Who would save() me now? MongoDB 2.0 C#Driver deprecates save()

For years now, I’ve been using mongo’s save() method on a collection. It’s convenient: hand it an document with an id, slam it in and done. With the C# 2.0 driver, (and other drivers as well) it’s now gone!

Will we miss it? Should we miss it? Lets take a closer look:

First – what is the syntactic meaning of “save”? The “save” function provided add-or-replace semantics . If an document by that id existed, it would be overwritten with the new document . If an document with that id did not exist, then the document at hand would become a new document. Seems legit, right?

Consider though, what would happen when a document already existed. It would be gone. Gone in the sense that the new document would overwrite the existing one. I know, I know. We know that! But not everyone catches on to this. Some people have in mind a merge-and-save behavior. A non-existent behavior where save will somehow:

  1. Overwrite fields from the new document over any existing ones 1.

  2. Add fields from the new document that didn’t exist before

  3. Leave existing fields in the old document which aren’t present in the new document alone.

Well, effectively, 1 and 2 would actually happen, but 3 will not. And more than one naïve developer would then be surprised to find skimpy documents “missing” previous values. The remedy, of course, is education. But on the other hand, maybe there’s a better way (please read on). Second – What did save actually do? “It saved it” would be the first inclination. Yes. it did. But how? Turns out, that it had a bit of logic behind it. If the new document you hand to save() didn’t have an id field defined, then save would attempt to assign it an id and then simply insert() the document. This depended on an id generator being assumed or present or inferred. In the shell, an ObjectId() would be assigned. Language drivers had conventions and defaults to cover such scenario.

In pseudo code, this would look something like

if( newDocument._id is undefined) {
// assign an id
newDocument._id = _idGenerator.getNewId(); // conceptually

If the document did have an id defined, then save() would turn around and execute an update(). that is, send an update command to the mongo server, with the {upsert: true} option set, using the _id to identify which document to update. If a document by that id did not exit, the document would have been created, with that _id. That seems fine, right? But here is where things get interesting.

The update command can operate with 2 different interpretations of the “update” part of it.

When the update term is “plain”, Mongo would take the update term and use it as a verbatim document, setting the entire document to that update. Plain means that no fields in the update term started with the dollar sign (“$”). Plain means that the update term did not contain any operators.

If mongo sensed that the update term contained operators, then it would have done a surgical update, carrying out only the field updates specified and potentially maintaining the values of fields not mentioned in the update.

Since update() used the “plain” mode of the update, any existing document would have been replaced ( the update() behavior is documented quite well here).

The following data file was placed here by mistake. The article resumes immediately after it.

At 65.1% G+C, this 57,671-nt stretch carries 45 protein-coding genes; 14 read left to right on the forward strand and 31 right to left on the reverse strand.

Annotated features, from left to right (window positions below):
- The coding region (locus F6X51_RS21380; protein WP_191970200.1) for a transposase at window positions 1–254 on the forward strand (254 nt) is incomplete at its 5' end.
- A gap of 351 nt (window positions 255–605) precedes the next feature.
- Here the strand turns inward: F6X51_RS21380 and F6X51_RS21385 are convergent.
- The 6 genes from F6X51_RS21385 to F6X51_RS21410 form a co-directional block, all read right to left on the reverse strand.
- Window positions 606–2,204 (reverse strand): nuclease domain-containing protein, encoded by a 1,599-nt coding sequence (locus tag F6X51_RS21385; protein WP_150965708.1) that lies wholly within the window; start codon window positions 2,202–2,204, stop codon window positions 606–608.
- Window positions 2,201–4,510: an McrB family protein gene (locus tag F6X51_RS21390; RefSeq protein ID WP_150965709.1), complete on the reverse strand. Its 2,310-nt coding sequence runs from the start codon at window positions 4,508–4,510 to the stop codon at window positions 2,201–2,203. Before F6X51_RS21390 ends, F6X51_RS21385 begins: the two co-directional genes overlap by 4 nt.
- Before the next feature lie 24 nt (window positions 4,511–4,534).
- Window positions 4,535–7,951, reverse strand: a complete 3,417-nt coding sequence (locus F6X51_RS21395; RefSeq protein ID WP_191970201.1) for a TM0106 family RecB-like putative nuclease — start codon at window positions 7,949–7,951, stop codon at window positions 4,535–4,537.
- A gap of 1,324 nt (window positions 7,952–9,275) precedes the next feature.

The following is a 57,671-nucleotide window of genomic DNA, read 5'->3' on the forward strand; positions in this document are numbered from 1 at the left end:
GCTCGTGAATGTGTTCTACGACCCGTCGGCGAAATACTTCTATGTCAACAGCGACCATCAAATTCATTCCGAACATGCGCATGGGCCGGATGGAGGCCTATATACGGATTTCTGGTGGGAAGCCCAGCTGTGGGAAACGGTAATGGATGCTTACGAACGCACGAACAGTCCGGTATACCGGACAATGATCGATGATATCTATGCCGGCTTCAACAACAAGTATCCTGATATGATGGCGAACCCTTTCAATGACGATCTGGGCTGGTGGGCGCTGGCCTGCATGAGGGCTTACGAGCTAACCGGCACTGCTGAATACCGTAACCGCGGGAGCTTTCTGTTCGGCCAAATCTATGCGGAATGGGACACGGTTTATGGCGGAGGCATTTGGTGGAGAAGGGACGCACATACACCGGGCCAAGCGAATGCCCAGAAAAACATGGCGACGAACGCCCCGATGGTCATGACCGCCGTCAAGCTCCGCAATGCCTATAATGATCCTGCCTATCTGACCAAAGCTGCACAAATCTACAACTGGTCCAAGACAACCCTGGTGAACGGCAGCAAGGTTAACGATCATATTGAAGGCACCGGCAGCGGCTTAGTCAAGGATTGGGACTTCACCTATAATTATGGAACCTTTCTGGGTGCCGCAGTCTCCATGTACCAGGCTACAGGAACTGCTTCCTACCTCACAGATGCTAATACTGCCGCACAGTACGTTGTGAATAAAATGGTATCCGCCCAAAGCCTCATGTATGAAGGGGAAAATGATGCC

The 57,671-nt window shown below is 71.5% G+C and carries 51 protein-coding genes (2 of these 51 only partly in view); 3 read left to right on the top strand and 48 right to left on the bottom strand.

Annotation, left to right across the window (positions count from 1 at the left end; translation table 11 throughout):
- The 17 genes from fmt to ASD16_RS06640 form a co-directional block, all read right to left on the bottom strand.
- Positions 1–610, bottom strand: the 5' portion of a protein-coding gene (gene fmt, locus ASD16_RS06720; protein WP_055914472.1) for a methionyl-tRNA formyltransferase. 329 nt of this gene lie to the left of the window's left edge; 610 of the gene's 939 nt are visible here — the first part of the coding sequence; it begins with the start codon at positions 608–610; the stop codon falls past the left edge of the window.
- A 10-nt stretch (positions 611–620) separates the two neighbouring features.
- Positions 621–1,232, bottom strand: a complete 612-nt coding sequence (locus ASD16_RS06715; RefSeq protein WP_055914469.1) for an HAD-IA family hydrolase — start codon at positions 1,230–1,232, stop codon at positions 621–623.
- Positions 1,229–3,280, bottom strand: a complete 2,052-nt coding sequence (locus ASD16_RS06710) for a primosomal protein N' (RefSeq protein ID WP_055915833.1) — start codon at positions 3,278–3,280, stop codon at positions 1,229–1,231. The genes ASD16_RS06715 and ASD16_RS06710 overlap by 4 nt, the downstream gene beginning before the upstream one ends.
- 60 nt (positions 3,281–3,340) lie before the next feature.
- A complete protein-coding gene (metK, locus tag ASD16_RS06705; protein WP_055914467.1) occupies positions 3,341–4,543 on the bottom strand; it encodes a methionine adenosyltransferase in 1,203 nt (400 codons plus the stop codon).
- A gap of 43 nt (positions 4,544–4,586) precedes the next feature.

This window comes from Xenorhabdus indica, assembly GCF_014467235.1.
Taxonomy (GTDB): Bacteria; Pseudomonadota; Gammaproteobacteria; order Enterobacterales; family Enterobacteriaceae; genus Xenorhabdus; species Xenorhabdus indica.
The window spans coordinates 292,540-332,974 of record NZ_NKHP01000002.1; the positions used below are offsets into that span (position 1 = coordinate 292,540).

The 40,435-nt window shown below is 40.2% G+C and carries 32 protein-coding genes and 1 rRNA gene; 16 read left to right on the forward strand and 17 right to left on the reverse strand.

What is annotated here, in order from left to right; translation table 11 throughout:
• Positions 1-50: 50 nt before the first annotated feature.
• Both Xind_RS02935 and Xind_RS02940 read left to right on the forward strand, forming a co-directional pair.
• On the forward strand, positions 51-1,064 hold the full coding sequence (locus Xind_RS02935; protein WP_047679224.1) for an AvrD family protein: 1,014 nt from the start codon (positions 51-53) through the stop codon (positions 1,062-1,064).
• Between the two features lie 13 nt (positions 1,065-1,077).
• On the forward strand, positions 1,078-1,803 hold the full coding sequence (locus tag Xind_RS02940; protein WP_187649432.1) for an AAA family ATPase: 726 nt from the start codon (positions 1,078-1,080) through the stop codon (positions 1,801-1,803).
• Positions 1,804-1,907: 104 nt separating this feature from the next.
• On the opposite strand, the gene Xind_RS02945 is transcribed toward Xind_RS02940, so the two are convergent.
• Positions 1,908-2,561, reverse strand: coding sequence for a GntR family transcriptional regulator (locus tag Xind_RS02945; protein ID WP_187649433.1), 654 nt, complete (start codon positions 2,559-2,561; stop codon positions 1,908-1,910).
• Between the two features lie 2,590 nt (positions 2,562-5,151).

The pseudo code for this would just look like an update, since an id was guaranteed present (otherwise the insert() path would have been chosen), something along the lines of:

db.collectionName.update({_id: newDocument._id}, newDocument, {upsert: true});

Fine then, one might say. But why not just transform the new document into a bunch of $set operators? Well, that’s just not how update works. And even if it did, is this the correct behavior? If a user supplied a document with 3 fields, and previous document had 5, did the user intend that the new document would contain the 3 new fields and the old 2? Or did the user intend that the new document contain only the new 3 fields?

Deprecate feels a bit like a loss. But the semantic meaning is, in fact supported, albeit with a different syntax. Consider this C# snippet:

var person = new Person { Id = "some_id", Name = "Bob" };
var filter = Builders<Person>.Filter.Eq(p => p.Id, person.Id);
var task = mongoCollection.ReplaceOneAsync(filter, person, new UpdateOptions {IsUpsert = true});

Given a person object, with some assigned id, ReplaceOneAsync with the IsUpsert = true; will carry out the intended save(). The syntax is a bit more elaborate, but the meaning is clear.

The words “replace one” refer to the whole document, not individual fields. This conveys the meaning well.The “upsert” intent is also explicit. When the value is true, the document will be inserted if it doesn’t already exist. When false, the document would only be replaced if it exists. Secondly, this syntax has you set the filter specifying which document to update on your own. You can, for instance, set a filter on a filed other than the _id field as the filter.

Theoretically this gives you the flexibility to not care about the _id at all. Technically, you can express a filter on a filed other than _id. But in practice, this will go nowhere fast: The “upserted” document must have some _id. If another document is found first with the filter but the _id doesn’t match the incoming document, an error would occur. When we run mongo training courses, questions around these kind of things arise quite often. Hopefully this shed a bit of light on the why and how to properly address such concerns.

The save() function may be deprecated, but the intended functionality is not. In the new C# driver, you can achieve the same task using ReplaceOnAsync. I like software that says what it does and does what it says!

Developers should do better since things are explicit, and the nuances of save() vs. insert() vs. update are less of a mystery.